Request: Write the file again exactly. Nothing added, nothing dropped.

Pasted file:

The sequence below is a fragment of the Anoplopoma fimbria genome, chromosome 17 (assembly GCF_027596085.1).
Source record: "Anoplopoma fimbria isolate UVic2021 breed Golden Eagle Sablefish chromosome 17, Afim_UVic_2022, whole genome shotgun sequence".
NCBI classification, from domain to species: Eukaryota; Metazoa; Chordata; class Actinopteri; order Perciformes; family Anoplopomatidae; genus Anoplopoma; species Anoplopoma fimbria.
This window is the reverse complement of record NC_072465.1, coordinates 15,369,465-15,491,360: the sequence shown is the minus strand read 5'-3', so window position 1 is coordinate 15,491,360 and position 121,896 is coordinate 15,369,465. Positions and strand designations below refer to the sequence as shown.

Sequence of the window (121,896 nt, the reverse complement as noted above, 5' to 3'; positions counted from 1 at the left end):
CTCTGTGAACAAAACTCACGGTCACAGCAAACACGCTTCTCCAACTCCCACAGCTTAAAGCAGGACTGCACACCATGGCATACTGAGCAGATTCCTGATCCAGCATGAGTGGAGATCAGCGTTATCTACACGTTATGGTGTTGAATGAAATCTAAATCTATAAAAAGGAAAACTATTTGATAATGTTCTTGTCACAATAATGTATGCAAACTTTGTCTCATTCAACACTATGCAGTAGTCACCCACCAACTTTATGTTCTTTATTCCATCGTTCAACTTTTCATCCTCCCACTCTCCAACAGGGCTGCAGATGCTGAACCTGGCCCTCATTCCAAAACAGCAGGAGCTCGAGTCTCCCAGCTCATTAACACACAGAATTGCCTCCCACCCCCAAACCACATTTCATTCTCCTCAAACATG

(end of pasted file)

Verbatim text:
The sequence below is a fragment of the Anoplopoma fimbria genome, chromosome 17 (assembly GCF_027596085.1).
Source record: "Anoplopoma fimbria isolate UVic2021 breed Golden Eagle Sablefish chromosome 17, Afim_UVic_2022, whole genome shotgun sequence".
NCBI classification, from domain to species: Eukaryota; Metazoa; Chordata; class Actinopteri; order Perciformes; family Anoplopomatidae; genus Anoplopoma; species Anoplopoma fimbria.
This window is the reverse complement of record NC_072465.1, coordinates 15,369,465-15,491,360: the sequence shown is the minus strand read 5'-3', so window position 1 is coordinate 15,491,360 and position 121,896 is coordinate 15,369,465. Positions and strand designations below refer to the sequence as shown.

Sequence of the window (121,896 nt, the reverse complement as noted above, 5' to 3'; positions counted from 1 at the left end):
CTCTGTGAACAAAACTCACGGTCACAGCAAACACGCTTCTCCAACTCCCACAGCTTAAAGCAGGACTGCACACCATGGCATACTGAGCAGATTCCTGATCCAGCATGAGTGGAGATCAGCGTTATCTACACGTTATGGTGTTGAATGAAATCTAAATCTATAAAAAGGAAAACTATTTGATAATGTTCTTGTCACAATAATGTATGCAAACTTTGTCTCATTCAACACTATGCAGTAGTCACCCACCAACTTTATGTTCTTTATTCCATCGTTCAACTTTTCATCCTCCCACTCTCCAACAGGGCTGCAGATGCTGAACCTGGCCCTCATTCCAAAACAGCAGGAGCTCGAGTCTCCCAGCTCATTAACACACAGAATTGCCTCCCACCCCCAAACCACATTTCATTCTCCTCAAACATG